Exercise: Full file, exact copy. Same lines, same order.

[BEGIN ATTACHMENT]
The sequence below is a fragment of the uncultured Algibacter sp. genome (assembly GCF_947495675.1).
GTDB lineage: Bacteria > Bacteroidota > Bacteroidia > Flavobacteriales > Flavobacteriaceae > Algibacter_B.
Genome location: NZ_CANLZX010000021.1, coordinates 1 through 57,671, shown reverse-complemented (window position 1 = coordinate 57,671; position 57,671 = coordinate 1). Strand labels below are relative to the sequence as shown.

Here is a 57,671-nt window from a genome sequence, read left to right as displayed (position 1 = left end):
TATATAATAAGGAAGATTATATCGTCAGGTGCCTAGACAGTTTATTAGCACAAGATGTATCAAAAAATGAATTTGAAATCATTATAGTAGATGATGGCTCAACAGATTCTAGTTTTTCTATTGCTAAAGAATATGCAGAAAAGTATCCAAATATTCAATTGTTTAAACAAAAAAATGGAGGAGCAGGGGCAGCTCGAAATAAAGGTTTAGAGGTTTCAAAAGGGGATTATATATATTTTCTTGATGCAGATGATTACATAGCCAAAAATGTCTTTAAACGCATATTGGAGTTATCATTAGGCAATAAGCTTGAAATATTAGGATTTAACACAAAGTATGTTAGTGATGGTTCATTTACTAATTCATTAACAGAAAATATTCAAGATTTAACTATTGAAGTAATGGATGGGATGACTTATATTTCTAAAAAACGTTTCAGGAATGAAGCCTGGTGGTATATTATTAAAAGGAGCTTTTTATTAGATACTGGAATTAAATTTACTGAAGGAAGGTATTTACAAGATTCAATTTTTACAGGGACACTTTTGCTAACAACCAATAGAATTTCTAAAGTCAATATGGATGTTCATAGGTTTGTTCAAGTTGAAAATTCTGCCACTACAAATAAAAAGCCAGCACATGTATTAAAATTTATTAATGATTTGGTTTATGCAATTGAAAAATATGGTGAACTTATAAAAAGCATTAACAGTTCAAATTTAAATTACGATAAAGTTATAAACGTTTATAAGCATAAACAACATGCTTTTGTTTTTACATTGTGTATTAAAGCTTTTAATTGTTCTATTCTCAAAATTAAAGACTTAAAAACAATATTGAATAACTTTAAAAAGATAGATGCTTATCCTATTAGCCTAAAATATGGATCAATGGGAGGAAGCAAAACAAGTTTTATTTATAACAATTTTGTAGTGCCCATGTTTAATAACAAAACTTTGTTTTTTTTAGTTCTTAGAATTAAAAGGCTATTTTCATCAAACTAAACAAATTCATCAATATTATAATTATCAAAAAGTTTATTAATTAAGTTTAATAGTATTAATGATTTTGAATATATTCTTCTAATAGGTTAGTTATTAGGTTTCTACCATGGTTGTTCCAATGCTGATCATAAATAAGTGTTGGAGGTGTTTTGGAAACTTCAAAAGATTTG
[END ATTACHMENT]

The sequence below is a fragment of the uncultured Algibacter sp. genome (assembly GCF_947495675.1).
GTDB lineage: Bacteria > Bacteroidota > Bacteroidia > Flavobacteriales > Flavobacteriaceae > Algibacter_B.
Genome location: NZ_CANLZX010000021.1, coordinates 1 through 57,671, shown reverse-complemented (window position 1 = coordinate 57,671; position 57,671 = coordinate 1). Strand labels below are relative to the sequence as shown.

Here is a 57,671-nt window from a genome sequence, read left to right as displayed (position 1 = left end):
TATATAATAAGGAAGATTATATCGTCAGGTGCCTAGACAGTTTATTAGCACAAGATGTATCAAAAAATGAATTTGAAATCATTATAGTAGATGATGGCTCAACAGATTCTAGTTTTTCTATTGCTAAAGAATATGCAGAAAAGTATCCAAATATTCAATTGTTTAAACAAAAAAATGGAGGAGCAGGGGCAGCTCGAAATAAAGGTTTAGAGGTTTCAAAAGGGGATTATATATATTTTCTTGATGCAGATGATTACATAGCCAAAAATGTCTTTAAACGCATATTGGAGTTATCATTAGGCAATAAGCTTGAAATATTAGGATTTAACACAAAGTATGTTAGTGATGGTTCATTTACTAATTCATTAACAGAAAATATTCAAGATTTAACTATTGAAGTAATGGATGGGATGACTTATATTTCTAAAAAACGTTTCAGGAATGAAGCCTGGTGGTATATTATTAAAAGGAGCTTTTTATTAGATACTGGAATTAAATTTACTGAAGGAAGGTATTTACAAGATTCAATTTTTACAGGGACACTTTTGCTAACAACCAATAGAATTTCTAAAGTCAATATGGATGTTCATAGGTTTGTTCAAGTTGAAAATTCTGCCACTACAAATAAAAAGCCAGCACATGTATTAAAATTTATTAATGATTTGGTTTATGCAATTGAAAAATATGGTGAACTTATAAAAAGCATTAACAGTTCAAATTTAAATTACGATAAAGTTATAAACGTTTATAAGCATAAACAACATGCTTTTGTTTTTACATTGTGTATTAAAGCTTTTAATTGTTCTATTCTCAAAATTAAAGACTTAAAAACAATATTGAATAACTTTAAAAAGATAGATGCTTATCCTATTAGCCTAAAATATGGATCAATGGGAGGAAGCAAAACAAGTTTTATTTATAACAATTTTGTAGTGCCCATGTTTAATAACAAAACTTTGTTTTTTTTAGTTCTTAGAATTAAAAGGCTATTTTCATCAAACTAAACAAATTCATCAATATTATAATTATCAAAAAGTTTATTAATTAAGTTTAATAGTATTAATGATTTTGAATATATTCTTCTAATAGGTTAGTTATTAGGTTTCTACCATGGTTGTTCCAATGCTGATCATAAATAAGTGTTGGAGGTGTTTTGGAAACTTCAAAAGATTTG